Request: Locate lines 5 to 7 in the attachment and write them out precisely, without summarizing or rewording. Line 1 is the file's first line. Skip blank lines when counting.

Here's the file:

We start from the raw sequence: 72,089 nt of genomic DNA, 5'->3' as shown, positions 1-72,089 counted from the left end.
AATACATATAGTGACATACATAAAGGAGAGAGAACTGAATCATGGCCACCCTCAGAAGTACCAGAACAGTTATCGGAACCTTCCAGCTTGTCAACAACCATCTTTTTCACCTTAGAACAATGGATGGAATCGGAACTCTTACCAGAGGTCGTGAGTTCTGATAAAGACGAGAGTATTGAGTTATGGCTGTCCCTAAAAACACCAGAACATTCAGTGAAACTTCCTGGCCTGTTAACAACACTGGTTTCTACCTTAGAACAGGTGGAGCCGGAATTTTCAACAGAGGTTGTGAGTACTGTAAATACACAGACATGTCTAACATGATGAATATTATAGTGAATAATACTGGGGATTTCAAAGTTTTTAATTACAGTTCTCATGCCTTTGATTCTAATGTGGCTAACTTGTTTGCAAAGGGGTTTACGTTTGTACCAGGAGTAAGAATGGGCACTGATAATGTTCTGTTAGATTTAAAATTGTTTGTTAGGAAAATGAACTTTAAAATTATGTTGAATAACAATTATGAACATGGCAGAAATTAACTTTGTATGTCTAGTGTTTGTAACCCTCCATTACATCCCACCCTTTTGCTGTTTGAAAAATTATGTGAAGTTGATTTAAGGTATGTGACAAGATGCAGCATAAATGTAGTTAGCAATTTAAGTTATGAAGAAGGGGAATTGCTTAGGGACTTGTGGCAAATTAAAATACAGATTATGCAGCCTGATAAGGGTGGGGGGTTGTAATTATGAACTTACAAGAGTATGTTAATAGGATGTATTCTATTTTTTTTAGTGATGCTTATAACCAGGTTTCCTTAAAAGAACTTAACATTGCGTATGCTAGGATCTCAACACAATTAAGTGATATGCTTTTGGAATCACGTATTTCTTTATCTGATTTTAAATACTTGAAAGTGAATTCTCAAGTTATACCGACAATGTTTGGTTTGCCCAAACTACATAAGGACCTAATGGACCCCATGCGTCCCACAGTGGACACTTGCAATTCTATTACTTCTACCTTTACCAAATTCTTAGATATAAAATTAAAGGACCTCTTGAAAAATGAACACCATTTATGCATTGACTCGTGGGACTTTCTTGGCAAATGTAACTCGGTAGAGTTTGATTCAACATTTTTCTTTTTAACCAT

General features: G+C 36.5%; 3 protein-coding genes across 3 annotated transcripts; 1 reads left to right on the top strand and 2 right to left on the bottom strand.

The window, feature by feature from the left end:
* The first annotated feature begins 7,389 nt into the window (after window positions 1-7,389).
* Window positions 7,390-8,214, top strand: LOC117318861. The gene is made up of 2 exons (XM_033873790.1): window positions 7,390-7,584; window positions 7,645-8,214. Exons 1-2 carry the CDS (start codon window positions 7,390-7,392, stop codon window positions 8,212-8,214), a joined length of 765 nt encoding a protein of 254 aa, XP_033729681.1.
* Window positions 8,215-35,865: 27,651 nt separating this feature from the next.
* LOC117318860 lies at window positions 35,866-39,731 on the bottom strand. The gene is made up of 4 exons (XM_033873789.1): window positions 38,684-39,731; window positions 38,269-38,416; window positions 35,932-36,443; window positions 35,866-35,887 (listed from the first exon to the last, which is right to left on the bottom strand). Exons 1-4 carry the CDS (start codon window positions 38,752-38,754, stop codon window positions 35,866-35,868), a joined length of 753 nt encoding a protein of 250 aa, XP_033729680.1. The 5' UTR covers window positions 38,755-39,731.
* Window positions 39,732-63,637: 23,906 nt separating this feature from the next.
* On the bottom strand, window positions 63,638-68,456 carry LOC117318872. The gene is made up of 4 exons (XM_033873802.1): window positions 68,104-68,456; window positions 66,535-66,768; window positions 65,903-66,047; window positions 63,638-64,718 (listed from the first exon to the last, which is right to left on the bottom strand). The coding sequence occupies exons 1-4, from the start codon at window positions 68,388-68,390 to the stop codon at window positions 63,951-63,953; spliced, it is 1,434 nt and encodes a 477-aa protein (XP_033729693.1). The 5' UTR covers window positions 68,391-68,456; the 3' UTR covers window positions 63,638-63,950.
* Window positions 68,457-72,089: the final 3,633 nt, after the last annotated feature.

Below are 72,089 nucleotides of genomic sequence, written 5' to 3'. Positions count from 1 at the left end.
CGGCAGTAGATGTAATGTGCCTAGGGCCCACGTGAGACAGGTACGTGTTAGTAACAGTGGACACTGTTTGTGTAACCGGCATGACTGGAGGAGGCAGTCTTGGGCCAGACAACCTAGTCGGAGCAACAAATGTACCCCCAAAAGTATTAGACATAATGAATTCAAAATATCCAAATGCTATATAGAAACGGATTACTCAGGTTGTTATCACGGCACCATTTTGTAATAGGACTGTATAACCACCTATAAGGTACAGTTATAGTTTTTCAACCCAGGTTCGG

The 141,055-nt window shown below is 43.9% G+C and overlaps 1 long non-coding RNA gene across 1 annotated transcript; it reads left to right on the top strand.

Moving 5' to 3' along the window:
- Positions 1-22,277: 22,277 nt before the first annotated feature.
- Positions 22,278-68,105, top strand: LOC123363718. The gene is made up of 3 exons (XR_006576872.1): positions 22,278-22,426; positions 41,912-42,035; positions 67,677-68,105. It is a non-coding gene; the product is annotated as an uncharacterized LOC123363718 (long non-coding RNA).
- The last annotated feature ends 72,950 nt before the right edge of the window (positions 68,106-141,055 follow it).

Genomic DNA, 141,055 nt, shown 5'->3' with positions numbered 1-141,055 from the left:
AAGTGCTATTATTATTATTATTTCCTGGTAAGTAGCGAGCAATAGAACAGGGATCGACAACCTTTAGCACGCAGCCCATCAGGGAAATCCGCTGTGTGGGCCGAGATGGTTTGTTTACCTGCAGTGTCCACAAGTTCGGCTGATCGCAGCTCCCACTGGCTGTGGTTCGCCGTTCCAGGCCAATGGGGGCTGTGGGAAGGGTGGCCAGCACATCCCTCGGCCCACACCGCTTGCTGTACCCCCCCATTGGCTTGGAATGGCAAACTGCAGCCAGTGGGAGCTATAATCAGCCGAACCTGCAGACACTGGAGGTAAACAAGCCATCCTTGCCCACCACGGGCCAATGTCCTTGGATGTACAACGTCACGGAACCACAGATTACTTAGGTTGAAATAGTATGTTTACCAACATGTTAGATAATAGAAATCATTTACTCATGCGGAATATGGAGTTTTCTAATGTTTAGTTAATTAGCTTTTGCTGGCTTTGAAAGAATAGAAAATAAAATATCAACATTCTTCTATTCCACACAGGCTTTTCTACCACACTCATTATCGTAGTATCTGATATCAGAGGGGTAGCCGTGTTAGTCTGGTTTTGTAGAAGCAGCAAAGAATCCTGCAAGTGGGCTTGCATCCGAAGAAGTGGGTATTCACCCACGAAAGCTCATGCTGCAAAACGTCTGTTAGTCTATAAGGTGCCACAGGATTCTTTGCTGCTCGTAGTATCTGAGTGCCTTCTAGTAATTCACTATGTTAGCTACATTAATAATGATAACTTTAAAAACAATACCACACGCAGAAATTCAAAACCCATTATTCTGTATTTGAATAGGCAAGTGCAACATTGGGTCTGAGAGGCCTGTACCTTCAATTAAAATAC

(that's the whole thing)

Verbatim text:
* The first annotated feature begins 7,389 nt into the window (after window positions 1-7,389).
* Window positions 7,390-8,214, top strand: LOC117318861. The gene is made up of 2 exons (XM_033873790.1): window positions 7,390-7,584; window positions 7,645-8,214. Exons 1-2 carry the CDS (start codon window positions 7,390-7,392, stop codon window positions 8,212-8,214), a joined length of 765 nt encoding a protein of 254 aa, XP_033729681.1.
* Window positions 8,215-35,865: 27,651 nt separating this feature from the next.